While the Optional (Paper-I) subject is very important, the candidates also need to do well in Paper-I. This paper has a maximum of 150 marks but in a competition like this where even a single mark matters a lot, these marks play a decisive role. Most candidates do well in Paper II since the subject chosen is of their interest and knowledge. General Studies paper consists of questions on Indian Polity and Economy, History of India including Indian National Movement, Indian and World Geography, Current Affairs of National and International Importance, General and day-to-day Science, Mental Ability and Basics of Statistics etc. Questions on planning, budgeting, developmental programmed, latest issues of political and constitutional importance, panchayati raj, electoral reforms, natural resources, culture, growth of nationalism, Committees, Commission etc can be expected almost every year.. The fact that this paper needs special and thorough preparations need not be over-emphasized. The aspiring candidates are expected to have keen interest in the General Studies and are supposed to have a good amount of interest in current affairs. All the preparation starting from a scratch cannot be completed in the short period of 4 to 5 months and the candidates must begin preparations early. Regular and detailed reading of a good national newspaper, a standard competition magazine and a basic book on general knowledge is the essential per-requisite. Those readers who still have two to three years of time left for becoming eligible to go in for Civil Services Examination must begin preparations now. The candidates who do not have enough background in20the General Studies may have to put in harder effort to catch up with the others.

To conclude, proper selection of optional subject, availability and selection of proper books and magazines, meticulous time management, proper planning, hard work and will to succeed are some of the attributes which play vital role in making a candidate successful. One thing good about this examination is that the preparations made do not go waste and are properly utilized for the main examination. Hard work invariably is rewarded with the sweet taste of success.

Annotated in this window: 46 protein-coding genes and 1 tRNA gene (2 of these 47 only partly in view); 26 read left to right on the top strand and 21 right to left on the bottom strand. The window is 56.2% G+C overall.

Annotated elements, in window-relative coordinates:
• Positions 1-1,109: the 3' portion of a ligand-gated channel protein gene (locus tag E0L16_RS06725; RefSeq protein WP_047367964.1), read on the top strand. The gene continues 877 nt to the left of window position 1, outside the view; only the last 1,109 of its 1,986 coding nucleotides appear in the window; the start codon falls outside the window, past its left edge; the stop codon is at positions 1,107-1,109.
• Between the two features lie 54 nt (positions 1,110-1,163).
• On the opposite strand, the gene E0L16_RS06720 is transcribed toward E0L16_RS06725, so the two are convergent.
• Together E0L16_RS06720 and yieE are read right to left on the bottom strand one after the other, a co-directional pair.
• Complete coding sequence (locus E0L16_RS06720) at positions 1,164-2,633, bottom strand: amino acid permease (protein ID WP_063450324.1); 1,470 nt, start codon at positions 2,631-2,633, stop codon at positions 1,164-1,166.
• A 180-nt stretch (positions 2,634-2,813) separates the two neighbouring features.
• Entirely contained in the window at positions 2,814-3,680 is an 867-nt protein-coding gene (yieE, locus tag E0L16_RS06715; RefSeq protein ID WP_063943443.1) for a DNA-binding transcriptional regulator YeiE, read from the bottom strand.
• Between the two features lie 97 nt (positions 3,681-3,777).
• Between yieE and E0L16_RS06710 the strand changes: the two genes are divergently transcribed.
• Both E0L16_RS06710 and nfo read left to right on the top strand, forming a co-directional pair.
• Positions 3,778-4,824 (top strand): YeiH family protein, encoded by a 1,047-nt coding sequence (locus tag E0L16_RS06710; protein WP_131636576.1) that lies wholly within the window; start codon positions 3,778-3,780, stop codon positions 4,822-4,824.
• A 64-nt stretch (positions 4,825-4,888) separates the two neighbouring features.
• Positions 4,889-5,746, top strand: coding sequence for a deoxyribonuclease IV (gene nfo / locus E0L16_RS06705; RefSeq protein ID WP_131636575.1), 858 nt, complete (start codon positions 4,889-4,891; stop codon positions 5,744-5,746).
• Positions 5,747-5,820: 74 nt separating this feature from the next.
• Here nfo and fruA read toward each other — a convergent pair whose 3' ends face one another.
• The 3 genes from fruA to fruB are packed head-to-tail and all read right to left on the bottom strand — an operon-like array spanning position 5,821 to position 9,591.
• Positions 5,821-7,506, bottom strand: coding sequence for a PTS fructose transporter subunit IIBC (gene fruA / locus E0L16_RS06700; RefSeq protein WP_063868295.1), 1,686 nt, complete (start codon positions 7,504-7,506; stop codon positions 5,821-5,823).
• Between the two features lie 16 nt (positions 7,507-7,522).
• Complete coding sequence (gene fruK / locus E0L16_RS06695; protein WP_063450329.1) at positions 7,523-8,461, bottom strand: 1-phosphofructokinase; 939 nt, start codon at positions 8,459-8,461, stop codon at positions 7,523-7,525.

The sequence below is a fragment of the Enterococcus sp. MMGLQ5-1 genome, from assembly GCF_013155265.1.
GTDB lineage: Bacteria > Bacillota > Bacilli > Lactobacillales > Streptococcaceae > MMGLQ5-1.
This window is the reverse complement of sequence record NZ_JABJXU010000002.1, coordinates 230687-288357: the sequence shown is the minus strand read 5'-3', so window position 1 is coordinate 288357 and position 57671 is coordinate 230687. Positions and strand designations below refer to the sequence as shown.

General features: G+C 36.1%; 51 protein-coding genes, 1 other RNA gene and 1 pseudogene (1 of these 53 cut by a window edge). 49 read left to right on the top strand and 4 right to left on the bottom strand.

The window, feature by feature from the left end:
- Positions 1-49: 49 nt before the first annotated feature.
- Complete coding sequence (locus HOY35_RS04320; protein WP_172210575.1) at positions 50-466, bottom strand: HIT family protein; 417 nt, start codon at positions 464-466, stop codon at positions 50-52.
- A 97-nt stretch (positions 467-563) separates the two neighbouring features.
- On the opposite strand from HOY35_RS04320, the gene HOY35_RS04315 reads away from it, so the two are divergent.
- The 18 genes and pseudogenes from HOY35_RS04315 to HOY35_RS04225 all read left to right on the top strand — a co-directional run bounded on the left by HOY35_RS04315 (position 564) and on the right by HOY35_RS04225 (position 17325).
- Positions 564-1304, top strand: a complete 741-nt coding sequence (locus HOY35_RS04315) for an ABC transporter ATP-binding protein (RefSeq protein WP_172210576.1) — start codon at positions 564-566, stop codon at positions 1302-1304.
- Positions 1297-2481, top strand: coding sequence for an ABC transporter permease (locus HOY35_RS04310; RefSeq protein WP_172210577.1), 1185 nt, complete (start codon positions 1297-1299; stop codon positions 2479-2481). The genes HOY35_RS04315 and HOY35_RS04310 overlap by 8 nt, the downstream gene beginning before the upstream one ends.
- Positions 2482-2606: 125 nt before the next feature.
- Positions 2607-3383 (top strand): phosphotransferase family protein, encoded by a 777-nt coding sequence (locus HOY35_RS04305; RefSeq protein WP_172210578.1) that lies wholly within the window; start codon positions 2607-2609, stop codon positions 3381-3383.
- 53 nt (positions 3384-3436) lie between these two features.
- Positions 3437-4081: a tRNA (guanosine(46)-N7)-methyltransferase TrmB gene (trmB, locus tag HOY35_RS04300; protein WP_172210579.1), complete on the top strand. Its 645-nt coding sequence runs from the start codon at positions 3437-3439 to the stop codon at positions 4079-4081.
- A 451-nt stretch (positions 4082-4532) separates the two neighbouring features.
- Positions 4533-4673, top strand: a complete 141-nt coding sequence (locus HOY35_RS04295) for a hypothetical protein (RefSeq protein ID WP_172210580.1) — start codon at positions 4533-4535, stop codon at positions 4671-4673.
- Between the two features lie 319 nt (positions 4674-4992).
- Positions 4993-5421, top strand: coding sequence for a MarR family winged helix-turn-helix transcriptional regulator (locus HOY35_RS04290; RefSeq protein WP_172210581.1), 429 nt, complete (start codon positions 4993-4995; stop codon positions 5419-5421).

Success Plan for Mains

Preparations for the Civil Services Mains Exam should start along with those of Preliminary exam. This is because there is much common ground for study, and there is little time for the mains exam if one waits for the results of the Preliminaries. It is a long haul and preparations should be done with persistence, over nine months to an year.

Choice of subjects

One of the first questions that has to be answered is the choice of subjects. Here the choice should not only be with regard to your interests but also with regard to the study material available.

The next step is to make a time-bound study plan, which would include not only studying the subject but improvement of writing expression. This is done by writing down the answers to the questions asked in previous years’ papers.

The following topics need coverage for General Studies:

  • Current Affairs-National and International
  • Indian Polity
  • Indian Economy
  • Geography
  • Science and Technology
  • History of India and Freedom Movement
  • General Mental Ability

Optional subjects

While studying for the optional subjects, keep in mind that there is no scope for selective studies in the Civil Services Examination. The whole syllabus must be completely and thoroughly covered. Invariably, some candidates organize their studies in a manner that they study one subject thoroughly, with reduced emphasis on their second subject. It is imperative that equal stress be given to both the subjects you have chosen.